The silver lining of a down economy is that the Invisible Hand will wipe away those that are not strong enough to survive. To use an analogy from our youth, those that built their homes with sticks (Web 2.0 flash and buzz) find themselves crippled with panic and slashing costs left and right. Businesses that are built fundamentally strong and have a culture of metrics-based decision making will be able to surgical cut those programs or behaviors that are not providing enough value to the organization. Too many businesses since the first dot-com boom have continued to be run by gut instinct and not enough solid measurement. I’m all for staying aggressive, but advising some of these Boards and Founders to “keep moving forward” sometimes feels like advising them to drive without a map.

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  • http://www.2-speed.com/ Will

    Matthew,

    I like your simile. Very appropriate. Hopefully, though, I don’t state or give guidance to blindly “keep moving forward” as you suggest. My goal was not to present a map to people but to lay out the process for each company to create their own map. Very basic concepts, of course, but ones that I see being ignored by many.

    If, for some reason, I’ve failed to communicate my core points, let me use this comment to be very clear. Know your market, customer, differentiation and sales process through and through. Gather information – both direct and tangentially. Only then can you possibly start making decisions about how to organize your company and move forward.

    With this new, relatively complete set of information and an organization structured around it, you can drive the company forward at the most aggressive rate possible.

    I think we’re in violent agreement :-)

  • http://www.2-speed.com Will

    Matthew,

    I like your simile. Very appropriate. Hopefully, though, I don’t state or give guidance to blindly “keep moving forward” as you suggest. My goal was not to present a map to people but to lay out the process for each company to create their own map. Very basic concepts, of course, but ones that I see being ignored by many.

    If, for some reason, I’ve failed to communicate my core points, let me use this comment to be very clear. Know your market, customer, differentiation and sales process through and through. Gather information – both direct and tangentially. Only then can you possibly start making decisions about how to organize your company and move forward.

    With this new, relatively complete set of information and an organization structured around it, you can drive the company forward at the most aggressive rate possible.

    I think we’re in violent agreement :-)

  • http://www.internettechboston.com/ Matthew Mamet

    Will,
    Yes, we are definitely in agreement. My comment was more meant to augment rather than contradict. I guess there’s also a big part of me that’s not feeling sorry for the flash and sizzle companies that are fizzling out now . . .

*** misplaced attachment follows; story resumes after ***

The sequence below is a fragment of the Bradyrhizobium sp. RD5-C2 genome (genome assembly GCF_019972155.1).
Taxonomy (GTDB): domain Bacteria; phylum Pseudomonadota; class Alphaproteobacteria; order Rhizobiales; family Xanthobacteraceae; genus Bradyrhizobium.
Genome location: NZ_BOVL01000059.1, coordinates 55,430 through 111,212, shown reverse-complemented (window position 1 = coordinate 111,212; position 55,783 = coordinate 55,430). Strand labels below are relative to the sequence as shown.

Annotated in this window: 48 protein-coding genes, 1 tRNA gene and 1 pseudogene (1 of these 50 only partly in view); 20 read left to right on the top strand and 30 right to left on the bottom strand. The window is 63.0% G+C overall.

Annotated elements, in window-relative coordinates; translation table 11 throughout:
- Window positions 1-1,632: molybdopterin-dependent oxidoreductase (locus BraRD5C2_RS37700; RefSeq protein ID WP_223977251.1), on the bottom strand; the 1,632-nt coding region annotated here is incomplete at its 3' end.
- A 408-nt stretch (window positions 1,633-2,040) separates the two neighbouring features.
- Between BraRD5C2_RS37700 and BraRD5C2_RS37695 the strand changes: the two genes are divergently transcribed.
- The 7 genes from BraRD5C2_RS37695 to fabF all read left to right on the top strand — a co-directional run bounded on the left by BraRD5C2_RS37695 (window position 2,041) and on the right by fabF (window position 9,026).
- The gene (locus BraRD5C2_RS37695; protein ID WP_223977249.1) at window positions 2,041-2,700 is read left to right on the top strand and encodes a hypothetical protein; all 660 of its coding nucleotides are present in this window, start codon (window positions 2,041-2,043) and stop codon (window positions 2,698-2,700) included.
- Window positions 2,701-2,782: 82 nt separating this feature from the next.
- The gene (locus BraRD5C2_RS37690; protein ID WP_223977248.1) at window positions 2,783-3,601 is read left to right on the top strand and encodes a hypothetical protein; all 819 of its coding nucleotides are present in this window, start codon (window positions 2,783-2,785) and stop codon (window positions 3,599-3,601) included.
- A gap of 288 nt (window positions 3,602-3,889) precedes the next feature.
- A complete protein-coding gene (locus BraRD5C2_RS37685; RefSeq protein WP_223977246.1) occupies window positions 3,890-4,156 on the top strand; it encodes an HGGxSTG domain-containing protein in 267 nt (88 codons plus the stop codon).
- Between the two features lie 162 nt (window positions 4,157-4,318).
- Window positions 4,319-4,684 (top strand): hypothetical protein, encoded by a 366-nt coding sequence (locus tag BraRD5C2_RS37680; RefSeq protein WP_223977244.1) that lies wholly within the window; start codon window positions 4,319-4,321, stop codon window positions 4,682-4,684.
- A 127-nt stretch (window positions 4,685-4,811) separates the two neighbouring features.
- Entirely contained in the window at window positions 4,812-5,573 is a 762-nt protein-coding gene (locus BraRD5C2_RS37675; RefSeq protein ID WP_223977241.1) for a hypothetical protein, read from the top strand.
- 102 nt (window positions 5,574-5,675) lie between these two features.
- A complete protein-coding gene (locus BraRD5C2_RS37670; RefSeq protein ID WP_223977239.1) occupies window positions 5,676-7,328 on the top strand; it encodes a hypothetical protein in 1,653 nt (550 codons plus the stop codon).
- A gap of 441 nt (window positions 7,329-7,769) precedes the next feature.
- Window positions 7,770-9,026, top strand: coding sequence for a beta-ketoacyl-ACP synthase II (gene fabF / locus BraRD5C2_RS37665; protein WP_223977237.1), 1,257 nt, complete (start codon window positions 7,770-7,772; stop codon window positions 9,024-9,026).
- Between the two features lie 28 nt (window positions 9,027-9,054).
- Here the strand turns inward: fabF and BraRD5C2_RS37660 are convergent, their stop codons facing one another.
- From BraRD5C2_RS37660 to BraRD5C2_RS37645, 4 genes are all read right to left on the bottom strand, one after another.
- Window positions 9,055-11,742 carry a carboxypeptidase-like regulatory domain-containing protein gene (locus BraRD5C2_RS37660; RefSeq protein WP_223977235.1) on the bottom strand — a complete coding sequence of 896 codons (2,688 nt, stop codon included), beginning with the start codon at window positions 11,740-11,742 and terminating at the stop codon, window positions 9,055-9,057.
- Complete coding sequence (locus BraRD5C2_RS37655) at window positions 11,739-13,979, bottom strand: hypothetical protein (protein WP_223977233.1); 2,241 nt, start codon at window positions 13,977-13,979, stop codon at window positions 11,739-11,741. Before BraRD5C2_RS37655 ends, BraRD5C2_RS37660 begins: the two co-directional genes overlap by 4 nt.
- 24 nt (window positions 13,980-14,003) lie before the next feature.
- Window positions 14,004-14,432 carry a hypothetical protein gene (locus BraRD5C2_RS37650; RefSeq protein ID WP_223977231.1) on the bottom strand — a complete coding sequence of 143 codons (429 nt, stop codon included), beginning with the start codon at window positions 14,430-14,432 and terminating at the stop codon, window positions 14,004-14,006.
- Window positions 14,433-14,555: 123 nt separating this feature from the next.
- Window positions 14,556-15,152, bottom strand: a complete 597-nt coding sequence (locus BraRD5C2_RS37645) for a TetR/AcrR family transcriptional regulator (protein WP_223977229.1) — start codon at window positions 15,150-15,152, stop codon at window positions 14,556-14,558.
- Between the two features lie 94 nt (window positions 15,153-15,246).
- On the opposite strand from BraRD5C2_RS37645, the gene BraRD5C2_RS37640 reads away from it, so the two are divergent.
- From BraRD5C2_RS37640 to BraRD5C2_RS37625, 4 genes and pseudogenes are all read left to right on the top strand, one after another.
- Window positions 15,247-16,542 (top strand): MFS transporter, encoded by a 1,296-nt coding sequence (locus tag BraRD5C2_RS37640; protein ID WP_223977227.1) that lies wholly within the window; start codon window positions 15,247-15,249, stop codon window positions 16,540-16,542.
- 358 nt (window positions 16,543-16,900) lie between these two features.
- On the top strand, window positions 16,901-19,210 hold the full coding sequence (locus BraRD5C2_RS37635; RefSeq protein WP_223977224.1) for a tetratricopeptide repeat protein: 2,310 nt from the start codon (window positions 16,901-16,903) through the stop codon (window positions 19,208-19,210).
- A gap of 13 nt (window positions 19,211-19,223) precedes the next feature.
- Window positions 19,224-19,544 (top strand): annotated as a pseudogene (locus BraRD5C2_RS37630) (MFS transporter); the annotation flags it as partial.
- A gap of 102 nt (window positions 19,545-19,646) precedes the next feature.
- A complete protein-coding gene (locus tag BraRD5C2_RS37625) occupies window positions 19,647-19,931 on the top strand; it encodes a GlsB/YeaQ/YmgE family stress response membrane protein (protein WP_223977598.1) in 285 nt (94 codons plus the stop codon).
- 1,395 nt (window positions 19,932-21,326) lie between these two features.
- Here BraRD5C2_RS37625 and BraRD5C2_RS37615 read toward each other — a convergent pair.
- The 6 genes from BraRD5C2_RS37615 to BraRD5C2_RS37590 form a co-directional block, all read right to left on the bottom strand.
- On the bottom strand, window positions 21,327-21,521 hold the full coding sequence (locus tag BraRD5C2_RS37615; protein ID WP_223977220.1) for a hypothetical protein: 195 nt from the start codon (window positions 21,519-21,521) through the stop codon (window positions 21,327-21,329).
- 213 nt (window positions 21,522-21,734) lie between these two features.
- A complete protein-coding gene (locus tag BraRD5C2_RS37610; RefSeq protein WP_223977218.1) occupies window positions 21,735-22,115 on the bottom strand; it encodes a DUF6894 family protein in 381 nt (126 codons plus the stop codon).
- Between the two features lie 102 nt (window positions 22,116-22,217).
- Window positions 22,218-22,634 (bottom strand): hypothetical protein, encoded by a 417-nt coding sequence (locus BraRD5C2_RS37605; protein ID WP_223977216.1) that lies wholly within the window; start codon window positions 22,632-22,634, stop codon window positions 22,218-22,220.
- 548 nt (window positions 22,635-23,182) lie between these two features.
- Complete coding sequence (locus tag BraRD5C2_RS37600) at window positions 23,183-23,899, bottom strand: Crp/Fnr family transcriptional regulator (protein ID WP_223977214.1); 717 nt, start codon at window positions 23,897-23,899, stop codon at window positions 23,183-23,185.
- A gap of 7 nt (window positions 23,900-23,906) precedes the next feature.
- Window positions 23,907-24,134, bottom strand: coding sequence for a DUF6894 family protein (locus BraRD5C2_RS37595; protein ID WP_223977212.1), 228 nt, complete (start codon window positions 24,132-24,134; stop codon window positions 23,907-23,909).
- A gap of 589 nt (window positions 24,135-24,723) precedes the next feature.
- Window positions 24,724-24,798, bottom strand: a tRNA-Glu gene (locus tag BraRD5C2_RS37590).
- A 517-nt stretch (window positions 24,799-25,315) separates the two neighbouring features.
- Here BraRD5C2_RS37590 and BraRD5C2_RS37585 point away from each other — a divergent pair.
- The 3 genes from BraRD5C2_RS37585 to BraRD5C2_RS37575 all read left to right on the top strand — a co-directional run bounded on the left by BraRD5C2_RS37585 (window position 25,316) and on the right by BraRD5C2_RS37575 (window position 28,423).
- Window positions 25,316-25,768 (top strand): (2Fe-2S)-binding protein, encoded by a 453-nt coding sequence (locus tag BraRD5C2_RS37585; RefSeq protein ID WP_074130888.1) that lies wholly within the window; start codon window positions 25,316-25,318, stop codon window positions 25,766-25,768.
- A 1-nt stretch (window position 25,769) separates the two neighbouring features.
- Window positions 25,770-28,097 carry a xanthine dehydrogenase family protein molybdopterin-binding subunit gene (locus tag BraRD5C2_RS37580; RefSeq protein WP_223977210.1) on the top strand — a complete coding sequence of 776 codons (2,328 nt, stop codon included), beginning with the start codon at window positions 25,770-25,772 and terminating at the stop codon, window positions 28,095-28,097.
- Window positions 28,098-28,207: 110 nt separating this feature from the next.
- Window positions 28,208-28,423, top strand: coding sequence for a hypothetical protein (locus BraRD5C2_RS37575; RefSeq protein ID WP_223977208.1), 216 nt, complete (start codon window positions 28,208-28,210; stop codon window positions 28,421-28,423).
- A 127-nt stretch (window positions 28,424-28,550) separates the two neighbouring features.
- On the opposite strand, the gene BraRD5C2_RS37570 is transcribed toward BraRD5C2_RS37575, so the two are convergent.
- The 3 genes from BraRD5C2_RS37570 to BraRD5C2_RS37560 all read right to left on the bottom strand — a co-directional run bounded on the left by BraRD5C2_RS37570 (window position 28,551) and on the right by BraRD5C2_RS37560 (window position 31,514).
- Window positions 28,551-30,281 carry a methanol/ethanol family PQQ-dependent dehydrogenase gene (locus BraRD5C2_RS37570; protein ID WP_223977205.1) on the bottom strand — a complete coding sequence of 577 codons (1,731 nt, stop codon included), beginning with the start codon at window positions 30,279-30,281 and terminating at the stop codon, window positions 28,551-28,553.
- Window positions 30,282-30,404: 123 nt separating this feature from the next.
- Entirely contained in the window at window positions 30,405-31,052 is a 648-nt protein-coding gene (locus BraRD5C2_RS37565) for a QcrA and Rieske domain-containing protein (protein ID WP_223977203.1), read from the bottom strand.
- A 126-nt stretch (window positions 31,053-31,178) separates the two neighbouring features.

In any event, I’m glad I discovered your blog today and look forward to reading more in the future.

    -
    Matthew Mamet
    http://www.InternetTechBoston.com
    http://www.Twitter.com/msmamet

  • http://www.internettechboston.com Matthew Mamet

    Will,
    Yes, we are definitely in agreement. My comment was more meant to augment rather than contradict. I guess there’s also a big part of me that’s not feeling sorry for the flash and sizzle companies that are fizzling out now . . .

    In any event, I’m glad I discovered your blog today and look forward to reading more in the future.

    -
    Matthew Mamet
    http://www.InternetTechBoston.com
    http://www.Twitter.com/msmamet

  • http://www.forimpact.org/ Nick Fellers

    Will – just found your blog via Feld. Great read.

    Thank you. I’m directing our readership (mostly nonprofits) to your post. It’s EVERY bit as applicable for nonprofit leaders – now is not a time to bury down in the sand. Too many nonprofits have gone from defense (normal posture) to hibernation. Now is the time to go for it – get on offense (engage more potential funders, get out of the office, tell the story, etc. etc. etc.).

  • http://www.forimpact.org Nick Fellers

    Will – just found your blog via Feld. Great read.

    Thank you. I’m directing our readership (mostly nonprofits) to your post. It’s EVERY bit as applicable for nonprofit leaders – now is not a time to bury down in the sand. Too many nonprofits have gone from defense (normal posture) to hibernation. Now is the time to go for it – get on offense (engage more potential funders, get out of the office, tell the story, etc. etc. etc.).

  • http://www.2-speed.com/ Will

    Nick,

    Glad I can be of some help. While I can’t claim any particular expertise wrt nonprofits, I can certainly see the similarity in this regard (in most, actually).

  • http://www.2-speed.com Will

    Nick,

    Glad I can be of some help. While I can’t claim any particular expertise wrt nonprofits, I can certainly see the similarity in this regard (in most, actually).